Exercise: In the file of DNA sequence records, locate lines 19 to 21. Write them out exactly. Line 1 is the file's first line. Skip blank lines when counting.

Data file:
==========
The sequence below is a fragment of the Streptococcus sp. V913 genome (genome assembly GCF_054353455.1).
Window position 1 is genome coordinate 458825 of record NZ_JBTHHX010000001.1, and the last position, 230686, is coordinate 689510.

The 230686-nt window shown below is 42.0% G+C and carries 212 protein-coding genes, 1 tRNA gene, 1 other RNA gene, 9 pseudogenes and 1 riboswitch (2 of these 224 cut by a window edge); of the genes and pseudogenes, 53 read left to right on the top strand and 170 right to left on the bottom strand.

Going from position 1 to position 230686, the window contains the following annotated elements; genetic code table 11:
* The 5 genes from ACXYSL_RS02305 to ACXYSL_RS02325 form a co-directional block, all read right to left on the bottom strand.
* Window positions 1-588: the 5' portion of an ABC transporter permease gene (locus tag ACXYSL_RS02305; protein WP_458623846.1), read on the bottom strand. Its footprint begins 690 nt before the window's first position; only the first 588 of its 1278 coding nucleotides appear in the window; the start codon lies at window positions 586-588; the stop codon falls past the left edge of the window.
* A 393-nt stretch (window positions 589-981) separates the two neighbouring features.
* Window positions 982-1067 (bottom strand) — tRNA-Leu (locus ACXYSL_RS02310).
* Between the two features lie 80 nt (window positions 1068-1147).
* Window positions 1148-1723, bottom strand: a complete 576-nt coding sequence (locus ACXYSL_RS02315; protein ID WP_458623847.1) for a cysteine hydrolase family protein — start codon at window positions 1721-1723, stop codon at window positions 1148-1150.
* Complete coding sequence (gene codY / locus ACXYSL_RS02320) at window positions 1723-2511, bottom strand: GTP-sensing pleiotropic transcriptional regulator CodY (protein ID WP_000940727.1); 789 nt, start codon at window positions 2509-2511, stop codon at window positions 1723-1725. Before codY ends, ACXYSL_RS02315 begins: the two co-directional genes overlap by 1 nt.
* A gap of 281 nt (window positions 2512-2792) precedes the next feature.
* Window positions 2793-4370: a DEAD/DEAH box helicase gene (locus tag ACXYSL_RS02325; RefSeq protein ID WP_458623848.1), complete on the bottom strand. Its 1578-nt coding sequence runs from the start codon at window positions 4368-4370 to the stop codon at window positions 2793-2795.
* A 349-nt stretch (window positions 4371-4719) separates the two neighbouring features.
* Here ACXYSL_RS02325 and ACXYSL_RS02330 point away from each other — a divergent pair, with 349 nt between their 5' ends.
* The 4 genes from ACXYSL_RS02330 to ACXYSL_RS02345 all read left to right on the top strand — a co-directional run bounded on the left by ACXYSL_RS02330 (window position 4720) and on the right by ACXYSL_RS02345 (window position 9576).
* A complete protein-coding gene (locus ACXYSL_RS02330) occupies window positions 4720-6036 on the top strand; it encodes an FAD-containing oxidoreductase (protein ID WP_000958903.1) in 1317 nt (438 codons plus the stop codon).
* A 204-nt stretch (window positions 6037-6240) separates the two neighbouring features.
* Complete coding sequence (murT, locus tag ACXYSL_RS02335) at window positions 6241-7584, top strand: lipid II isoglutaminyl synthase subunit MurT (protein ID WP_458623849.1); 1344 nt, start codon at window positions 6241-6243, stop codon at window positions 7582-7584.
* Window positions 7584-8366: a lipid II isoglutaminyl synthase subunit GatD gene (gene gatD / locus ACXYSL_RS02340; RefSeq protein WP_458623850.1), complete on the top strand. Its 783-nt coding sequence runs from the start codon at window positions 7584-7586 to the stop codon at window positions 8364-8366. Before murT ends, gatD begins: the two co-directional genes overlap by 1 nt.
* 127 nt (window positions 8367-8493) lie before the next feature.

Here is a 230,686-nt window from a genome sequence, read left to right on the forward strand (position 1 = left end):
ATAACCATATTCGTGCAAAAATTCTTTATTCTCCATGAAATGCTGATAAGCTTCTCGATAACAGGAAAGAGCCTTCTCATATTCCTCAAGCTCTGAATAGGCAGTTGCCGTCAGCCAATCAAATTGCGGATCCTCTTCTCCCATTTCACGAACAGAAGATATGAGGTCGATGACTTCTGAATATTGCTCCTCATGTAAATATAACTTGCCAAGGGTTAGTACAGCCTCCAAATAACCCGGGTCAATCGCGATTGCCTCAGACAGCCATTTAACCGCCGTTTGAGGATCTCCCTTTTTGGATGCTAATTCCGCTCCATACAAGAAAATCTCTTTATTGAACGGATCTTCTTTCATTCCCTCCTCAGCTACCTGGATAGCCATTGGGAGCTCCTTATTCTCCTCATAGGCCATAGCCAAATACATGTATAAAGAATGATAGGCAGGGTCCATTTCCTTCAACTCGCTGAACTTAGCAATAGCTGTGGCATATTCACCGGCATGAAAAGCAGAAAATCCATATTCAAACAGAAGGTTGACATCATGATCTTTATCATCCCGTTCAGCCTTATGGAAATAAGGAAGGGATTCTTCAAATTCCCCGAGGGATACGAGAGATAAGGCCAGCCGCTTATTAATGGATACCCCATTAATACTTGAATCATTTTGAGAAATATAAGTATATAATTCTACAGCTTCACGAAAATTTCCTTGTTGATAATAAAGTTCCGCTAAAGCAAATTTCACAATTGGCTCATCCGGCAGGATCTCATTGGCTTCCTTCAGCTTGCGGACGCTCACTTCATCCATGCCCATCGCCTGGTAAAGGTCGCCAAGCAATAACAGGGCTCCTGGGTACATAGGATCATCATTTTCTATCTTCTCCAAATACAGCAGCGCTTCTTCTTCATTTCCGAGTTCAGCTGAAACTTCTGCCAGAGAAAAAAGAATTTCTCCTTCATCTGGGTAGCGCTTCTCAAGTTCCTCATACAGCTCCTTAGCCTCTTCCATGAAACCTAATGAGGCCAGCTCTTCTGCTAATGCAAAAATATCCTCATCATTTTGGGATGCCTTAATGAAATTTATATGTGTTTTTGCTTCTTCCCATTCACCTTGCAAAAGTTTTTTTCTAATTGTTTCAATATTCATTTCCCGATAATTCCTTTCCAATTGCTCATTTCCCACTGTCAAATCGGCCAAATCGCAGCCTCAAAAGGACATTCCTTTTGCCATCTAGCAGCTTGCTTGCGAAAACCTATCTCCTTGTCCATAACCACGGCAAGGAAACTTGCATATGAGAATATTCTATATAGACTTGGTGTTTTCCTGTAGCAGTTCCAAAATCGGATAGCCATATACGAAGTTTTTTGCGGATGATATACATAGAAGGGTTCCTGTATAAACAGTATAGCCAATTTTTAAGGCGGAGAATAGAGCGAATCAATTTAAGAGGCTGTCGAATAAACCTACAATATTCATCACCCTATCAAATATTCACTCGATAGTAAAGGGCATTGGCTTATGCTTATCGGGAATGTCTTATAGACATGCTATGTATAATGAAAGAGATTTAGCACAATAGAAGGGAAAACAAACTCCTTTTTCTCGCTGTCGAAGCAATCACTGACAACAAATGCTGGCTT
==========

* Complete coding sequence (murT, locus tag ACXYSL_RS02335) at window positions 6241-7584, top strand: lipid II isoglutaminyl synthase subunit MurT (protein ID WP_458623849.1); 1344 nt, start codon at window positions 6241-6243, stop codon at window positions 7582-7584.
* Window positions 7584-8366: a lipid II isoglutaminyl synthase subunit GatD gene (gene gatD / locus ACXYSL_RS02340; RefSeq protein WP_458623850.1), complete on the top strand. Its 783-nt coding sequence runs from the start codon at window positions 7584-7586 to the stop codon at window positions 8364-8366. Before murT ends, gatD begins: the two co-directional genes overlap by 1 nt.
* 127 nt (window positions 8367-8493) lie before the next feature.